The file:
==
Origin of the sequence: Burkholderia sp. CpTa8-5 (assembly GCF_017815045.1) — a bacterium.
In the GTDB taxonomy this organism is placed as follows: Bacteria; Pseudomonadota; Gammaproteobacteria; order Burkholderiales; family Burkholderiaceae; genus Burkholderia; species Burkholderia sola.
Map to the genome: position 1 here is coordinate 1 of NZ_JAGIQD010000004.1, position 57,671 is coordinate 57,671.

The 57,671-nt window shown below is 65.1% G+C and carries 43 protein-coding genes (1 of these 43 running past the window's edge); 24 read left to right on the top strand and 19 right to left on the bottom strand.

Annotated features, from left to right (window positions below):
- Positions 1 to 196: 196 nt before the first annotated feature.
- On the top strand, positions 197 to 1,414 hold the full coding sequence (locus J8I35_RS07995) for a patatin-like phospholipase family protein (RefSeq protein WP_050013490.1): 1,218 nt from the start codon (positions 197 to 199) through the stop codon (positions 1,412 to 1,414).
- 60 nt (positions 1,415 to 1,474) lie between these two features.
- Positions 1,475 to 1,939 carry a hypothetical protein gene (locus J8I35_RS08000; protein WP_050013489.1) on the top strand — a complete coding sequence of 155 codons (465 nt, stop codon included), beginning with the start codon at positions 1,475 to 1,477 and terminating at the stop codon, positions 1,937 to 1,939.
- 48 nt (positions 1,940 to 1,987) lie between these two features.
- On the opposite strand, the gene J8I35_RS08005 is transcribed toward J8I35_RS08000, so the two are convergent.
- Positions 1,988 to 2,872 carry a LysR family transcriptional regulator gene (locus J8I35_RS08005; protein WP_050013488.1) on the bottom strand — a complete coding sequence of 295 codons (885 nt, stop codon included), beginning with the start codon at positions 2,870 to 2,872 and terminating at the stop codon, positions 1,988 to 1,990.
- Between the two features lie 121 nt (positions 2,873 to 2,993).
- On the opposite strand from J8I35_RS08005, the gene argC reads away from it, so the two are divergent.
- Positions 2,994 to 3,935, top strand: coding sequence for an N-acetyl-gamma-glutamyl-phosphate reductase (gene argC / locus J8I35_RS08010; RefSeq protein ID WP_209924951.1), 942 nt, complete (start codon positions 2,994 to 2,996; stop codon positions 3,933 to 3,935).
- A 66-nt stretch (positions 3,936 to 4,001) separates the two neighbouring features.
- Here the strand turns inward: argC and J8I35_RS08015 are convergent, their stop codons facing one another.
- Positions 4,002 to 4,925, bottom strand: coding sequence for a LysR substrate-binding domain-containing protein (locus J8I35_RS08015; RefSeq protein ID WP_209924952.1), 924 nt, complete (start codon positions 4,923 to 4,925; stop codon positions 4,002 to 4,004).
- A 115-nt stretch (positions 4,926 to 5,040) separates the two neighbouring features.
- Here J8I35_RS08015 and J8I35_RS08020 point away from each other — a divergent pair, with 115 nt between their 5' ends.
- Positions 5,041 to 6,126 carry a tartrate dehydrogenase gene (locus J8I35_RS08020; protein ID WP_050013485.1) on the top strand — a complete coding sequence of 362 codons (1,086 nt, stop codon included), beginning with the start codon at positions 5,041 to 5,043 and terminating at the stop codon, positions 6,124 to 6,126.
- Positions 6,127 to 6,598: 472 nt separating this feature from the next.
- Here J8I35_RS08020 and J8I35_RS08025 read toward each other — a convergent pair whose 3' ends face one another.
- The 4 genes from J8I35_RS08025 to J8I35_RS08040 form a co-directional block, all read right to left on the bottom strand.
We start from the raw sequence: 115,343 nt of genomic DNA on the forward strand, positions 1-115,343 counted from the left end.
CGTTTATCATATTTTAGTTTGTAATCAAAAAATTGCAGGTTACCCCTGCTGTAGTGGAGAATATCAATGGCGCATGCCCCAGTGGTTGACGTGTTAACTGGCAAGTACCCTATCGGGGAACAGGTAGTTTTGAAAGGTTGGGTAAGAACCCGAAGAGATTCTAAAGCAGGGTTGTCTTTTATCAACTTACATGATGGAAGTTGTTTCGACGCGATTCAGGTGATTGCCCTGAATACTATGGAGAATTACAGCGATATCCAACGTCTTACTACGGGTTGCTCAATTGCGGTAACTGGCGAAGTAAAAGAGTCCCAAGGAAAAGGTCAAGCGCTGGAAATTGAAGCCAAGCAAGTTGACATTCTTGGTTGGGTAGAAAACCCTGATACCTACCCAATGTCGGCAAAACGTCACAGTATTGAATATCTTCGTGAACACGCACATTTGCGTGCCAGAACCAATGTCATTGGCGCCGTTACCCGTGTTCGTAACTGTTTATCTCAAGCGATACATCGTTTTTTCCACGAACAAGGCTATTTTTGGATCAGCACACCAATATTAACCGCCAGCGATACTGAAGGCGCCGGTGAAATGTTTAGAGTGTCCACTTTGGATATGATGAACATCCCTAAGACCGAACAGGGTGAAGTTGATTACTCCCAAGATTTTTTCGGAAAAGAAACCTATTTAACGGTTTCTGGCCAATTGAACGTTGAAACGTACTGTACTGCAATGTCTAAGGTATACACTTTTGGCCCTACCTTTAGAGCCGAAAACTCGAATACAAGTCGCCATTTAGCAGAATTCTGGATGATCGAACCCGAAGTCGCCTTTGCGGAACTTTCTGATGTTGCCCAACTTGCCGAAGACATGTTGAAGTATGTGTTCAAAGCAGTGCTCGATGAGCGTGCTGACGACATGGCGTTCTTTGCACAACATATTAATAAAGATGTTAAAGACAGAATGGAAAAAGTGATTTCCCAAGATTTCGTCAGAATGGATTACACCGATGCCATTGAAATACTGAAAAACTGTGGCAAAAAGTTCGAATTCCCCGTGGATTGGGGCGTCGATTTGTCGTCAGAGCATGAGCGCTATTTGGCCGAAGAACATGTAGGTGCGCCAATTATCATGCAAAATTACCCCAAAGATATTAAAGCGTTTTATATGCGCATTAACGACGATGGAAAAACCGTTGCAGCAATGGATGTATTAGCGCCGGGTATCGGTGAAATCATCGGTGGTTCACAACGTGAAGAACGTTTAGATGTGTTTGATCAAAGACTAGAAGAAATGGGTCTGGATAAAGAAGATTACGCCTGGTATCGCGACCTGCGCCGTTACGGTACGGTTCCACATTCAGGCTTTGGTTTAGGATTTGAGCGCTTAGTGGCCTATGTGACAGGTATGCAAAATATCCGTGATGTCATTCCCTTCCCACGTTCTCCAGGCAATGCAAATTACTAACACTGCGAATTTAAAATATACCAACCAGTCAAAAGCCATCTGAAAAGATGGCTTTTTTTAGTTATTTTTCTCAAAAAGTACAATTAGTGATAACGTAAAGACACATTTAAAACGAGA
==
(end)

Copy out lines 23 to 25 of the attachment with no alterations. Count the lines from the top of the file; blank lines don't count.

- Here J8I35_RS08020 and J8I35_RS08025 read toward each other — a convergent pair whose 3' ends face one another.
- The 4 genes from J8I35_RS08025 to J8I35_RS08040 form a co-directional block, all read right to left on the bottom strand.
We start from the raw sequence: 115,343 nt of genomic DNA on the forward strand, positions 1-115,343 counted from the left end.